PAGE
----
Stoddart chokes back tears by Webber champagne moment
By Ian Parkes
Thursday 23rd March, 2023 - 11:45am
Former Minardi boss Paul Stoddart was left choking back tears as he recalled the time F1 came to his aid to help him savour one of the most celebrated moments in Australian Grand Prix folklore.
The 2002 Australian Grand Prix will long be remembered for many reasons, not least the Turn 1 collisions on the opening lap which wiped out eight cars, including polesitter Rubens Barrichello after he was shunted from behind by Ralf Schumacher.
Four additional retirements throughout the race allowed Mark Webber to finish fifth on his F1 debut – in an era when only the top six scored – with a team that just a year earlier had been close to collapse before Australian businessman Stoddart stepped in to purchase it.
The result was celebrated with fervour by Australian fans around Melbourne’s Albert Park, notably when Stoddart and Webber took to the podium after the top three of Michael Schumacher, Juan Pablo Montoya and Kimi Raikkonen had already enjoyed their ceremony.
But recalling another highlight of that day, speaking to F1’s Beyond the Grid podcast, Stoddart said: “Teams like Minardi don’t keep cases of Moet et Chandon or Veuve Cliquot. We don’t have champagne. What for? We’re not going to use it.
“That day, I realised, literally as we passed the chequered flag, that we needed some champagne.
“I said to our catering staff, go and borrow some champagne. They didn’t have to….”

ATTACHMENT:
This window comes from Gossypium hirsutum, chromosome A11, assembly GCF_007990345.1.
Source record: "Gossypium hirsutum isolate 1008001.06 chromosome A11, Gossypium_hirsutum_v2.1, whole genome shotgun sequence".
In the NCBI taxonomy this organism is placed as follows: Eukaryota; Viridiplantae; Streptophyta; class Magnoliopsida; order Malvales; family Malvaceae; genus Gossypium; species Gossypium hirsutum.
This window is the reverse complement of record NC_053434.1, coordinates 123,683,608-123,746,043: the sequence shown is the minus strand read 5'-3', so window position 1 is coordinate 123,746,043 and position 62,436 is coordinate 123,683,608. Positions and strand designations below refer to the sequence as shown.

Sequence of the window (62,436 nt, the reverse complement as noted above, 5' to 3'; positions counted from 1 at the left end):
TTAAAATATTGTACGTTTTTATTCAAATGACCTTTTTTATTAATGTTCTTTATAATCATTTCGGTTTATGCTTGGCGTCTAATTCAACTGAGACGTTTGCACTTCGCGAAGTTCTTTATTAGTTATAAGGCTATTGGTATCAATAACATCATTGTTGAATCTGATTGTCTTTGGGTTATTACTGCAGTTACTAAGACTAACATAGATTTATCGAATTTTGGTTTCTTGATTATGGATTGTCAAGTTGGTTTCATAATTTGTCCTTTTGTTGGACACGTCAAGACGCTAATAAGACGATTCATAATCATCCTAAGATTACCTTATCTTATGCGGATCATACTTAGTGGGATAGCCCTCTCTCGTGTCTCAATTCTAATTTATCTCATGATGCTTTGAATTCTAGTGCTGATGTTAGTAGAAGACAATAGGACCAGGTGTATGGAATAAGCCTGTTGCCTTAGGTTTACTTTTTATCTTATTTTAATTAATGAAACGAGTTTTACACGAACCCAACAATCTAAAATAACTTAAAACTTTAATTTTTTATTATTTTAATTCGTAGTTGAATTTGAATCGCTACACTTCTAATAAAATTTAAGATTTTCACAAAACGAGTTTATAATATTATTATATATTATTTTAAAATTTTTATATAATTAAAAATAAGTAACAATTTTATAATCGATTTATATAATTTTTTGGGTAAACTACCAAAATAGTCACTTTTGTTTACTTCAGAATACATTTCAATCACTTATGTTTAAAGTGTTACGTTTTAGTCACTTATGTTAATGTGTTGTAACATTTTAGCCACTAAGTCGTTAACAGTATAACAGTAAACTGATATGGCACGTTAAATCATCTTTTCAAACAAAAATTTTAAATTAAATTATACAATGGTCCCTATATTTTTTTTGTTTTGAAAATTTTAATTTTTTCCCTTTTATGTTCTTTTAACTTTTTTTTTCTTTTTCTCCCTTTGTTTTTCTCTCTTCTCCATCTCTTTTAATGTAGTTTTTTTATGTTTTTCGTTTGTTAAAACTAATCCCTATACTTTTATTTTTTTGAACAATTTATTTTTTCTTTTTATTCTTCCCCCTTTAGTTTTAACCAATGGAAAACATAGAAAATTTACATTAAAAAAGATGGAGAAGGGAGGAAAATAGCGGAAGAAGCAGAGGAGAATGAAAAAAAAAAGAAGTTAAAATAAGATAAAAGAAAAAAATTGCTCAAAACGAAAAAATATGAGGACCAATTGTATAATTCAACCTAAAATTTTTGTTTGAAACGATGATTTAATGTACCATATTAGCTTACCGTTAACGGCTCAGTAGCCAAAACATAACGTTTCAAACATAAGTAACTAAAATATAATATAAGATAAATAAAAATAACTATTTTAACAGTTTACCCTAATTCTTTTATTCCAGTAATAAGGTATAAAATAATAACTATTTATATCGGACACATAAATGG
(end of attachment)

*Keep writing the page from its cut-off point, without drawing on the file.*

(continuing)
Trying to hold back the tears, Stoddart added: “I still get emotional now…all the other teams were walking down with cases of champagne. True story.”
The fifth place that felt like a win
The impromptu podium ceremony earned Stoddart and Minardi a heavy fine but one that was worth paying despite the cash-strapped nature of the team at the time.
Stoddart added: “Not only is it the most famous two points in the history of Formula 1, but it is the only time there’s ever been two podiums in Formula 1.
“Ron Walker (former Australian GP promoter), bless him, came up to me and Mark and said ‘Come with me. You’ve got to go up on the podium’. Steve Bracks, who was the Premier of Victoria at the time, was up there.
“I’m immediately thinking ‘Hell, we’re gonna lose our points here’. And I’m saying ‘Ron, have you cleared this with Max (Mosley, FIA president) and Bernie (Ecclestone)?’
“Yes, yes, I’ve cleared it. Are you sure because they can strip us of the points? He said ‘Yes, I’ve absolutely cleared it’.
“So Mark and I, looking somewhat a little bit nervous, go up on the podium. The crowd is just unbelievable. They’ve now filled the pit lane.
“We’ve got, I don’t know, easy 10,000 people standing out there. Of course, they’ve got the champagne up there, they gave us boxing kangaroos, believe it or not, because they couldn’t give us trophies, the Australian flag and all that good stuff.
“Then the music started and I thought ‘Oh no, please don’t play the national anthem. We will be done for this’.
“To all expat-Australians, the old Qantas theme song, ‘I still call Australia home’ is pretty emotional, and that’s what they played.
“So you had me and Mark in tears, champagne going everywhere, and a very happy Melbourne crowd.
“Still, 21 years later to this day, when I go back to Melbourne each year, people say ‘You remember when you won that race back in 2002?’, and it did (feel like a win).”
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